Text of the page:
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Two things caused me to really stop and think yesterday.

One was George Michael’s comment at last night’s closing ceremony of the London Olympics, where he told people ‘remember, right now, you are at the centre of the universe.’ I suspect his point was philosophical rather than geographical.

The other was a story in Richard Branson’s latest book that I was reading in the morning whilst at the Michael Wood service station on the M5, just north of Bristol. We were on the way north, waiting to rendezvous with the youth team from The Belfrey to hand over Luke so he could join them for Soul Survivor Week C, about to begin further south in Somerset. Richard Branson’s mother taught him not to openly criticise other people. He said that as a child ‘if she heard me speaking ill of someone, she would make me stand in front of a mirror for five minutes and stare at myself. Her reasoning? All my critical talk was a poor reflection on my own character.’

As a follower of Jesus, I agree with George Michael – that by nature we human beings place ourselves at the centre of our world – but I really don’t think that’s good or helpful. And I think Richard Branson’s mother taught her son wisely. Let me explain.

We need to take care when we feel like criticising others – and examine our heart and motives. Personal criticism is not on and doing so in public should normally be avoided. But does that mean we should never criticise? No. Not at all. There’s a place for constructive criticism. I’m grateful to the people who over the years have pointed out things in my life that need changing. And I still need people to do that today! But I know I receive their comments so much more positively if they’re done privately and come out of a loving or friendly relationship where I know they want the best for me.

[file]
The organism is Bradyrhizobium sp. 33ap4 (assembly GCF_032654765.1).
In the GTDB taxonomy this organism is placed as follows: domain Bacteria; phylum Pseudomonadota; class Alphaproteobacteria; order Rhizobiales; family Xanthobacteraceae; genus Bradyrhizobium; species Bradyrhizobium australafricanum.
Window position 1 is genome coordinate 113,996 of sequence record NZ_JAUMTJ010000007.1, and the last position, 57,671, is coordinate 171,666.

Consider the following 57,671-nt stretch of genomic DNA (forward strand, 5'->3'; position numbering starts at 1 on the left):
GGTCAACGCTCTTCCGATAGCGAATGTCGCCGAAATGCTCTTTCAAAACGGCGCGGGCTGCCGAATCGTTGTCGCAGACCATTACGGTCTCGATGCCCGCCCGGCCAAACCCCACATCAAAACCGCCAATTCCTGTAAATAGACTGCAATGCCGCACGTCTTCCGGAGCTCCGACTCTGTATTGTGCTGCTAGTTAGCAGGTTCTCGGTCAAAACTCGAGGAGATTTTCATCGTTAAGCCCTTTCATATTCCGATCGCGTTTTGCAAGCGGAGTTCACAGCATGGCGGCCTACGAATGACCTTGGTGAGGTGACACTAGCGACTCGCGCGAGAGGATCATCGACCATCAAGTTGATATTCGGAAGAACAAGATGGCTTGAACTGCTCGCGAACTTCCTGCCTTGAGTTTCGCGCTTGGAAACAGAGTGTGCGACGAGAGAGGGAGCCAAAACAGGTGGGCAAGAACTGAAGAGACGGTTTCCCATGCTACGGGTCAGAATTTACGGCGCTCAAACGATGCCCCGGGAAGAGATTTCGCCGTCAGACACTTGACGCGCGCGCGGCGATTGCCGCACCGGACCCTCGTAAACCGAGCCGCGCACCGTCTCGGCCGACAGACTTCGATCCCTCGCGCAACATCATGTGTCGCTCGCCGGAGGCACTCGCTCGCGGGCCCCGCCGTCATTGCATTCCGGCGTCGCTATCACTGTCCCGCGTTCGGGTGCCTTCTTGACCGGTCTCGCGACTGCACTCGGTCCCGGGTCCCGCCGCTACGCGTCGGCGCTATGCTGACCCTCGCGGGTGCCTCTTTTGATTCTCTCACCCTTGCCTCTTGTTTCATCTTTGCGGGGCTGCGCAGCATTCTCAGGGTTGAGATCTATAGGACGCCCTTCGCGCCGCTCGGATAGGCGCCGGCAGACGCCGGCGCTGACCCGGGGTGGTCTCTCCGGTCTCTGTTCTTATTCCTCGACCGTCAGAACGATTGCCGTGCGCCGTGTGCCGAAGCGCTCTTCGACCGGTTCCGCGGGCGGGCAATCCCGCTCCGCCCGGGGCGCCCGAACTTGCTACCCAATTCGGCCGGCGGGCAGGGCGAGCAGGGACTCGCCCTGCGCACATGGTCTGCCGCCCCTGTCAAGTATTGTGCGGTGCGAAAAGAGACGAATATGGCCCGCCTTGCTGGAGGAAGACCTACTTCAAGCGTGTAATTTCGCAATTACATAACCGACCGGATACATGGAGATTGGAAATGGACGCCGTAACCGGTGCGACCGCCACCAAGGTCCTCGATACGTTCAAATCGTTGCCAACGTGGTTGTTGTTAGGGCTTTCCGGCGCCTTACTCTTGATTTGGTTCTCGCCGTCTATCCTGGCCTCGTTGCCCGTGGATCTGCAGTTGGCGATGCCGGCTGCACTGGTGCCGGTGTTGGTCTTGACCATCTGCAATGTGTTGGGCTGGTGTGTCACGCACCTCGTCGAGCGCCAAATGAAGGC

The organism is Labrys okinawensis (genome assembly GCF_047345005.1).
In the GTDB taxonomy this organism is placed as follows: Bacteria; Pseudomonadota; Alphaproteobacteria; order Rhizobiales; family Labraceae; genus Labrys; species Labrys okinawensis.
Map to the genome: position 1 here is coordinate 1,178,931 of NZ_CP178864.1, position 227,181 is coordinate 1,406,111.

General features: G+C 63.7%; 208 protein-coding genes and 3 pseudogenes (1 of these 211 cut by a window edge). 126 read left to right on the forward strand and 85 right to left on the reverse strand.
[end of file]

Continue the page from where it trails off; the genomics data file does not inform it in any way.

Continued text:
It’s good to think well of people. To want the best for them. To be loving. And forgiving. True love keeps no record of wrongs and is accommodating. That’s how we want others to be with us. And that’s how we should treat them.

Branson’s mum is right that criticising others publicly may well betray deep insecurities in ourselves – and a pride that is unhelpful. That’s why St Paul helpfully tells us: ‘Do not think of yourself more highly than you ought, but rather think of yourself with sober judgment’ (Romans 12:3).

As we look inside ourselves we recognise that there is much selfishness in our hearts. That’s why we need the love of Christ not only to forgive us and cleanse us but also to work deep within to transform us. And that should result in a right humility.

You see, not thinking too highly of myself is not about thinking I’m rubbish or worthless. In fact it’s quite the opposite. It’s realising that despite my selfish nature I’m amazingly loved by God – so much so that Christ sacrificed himself for me. Without him I’m in a mess. Without him I have no solution to the egocentric me, where I place myself at the centre of my universe. But Christ helpfully exposes that selfish frailty that I share with all human beings and shows me that unless I place him at the centre of my universe, my life will ultimately be about me – not God or others. And I’ll still be part of the problem of the world, rather than the solution.

That’s why Christ needs to be at the centre, not you or me. So join me today in asking Jesus Christ to take centre stage. In your relationships. In your home. In your work. In your life.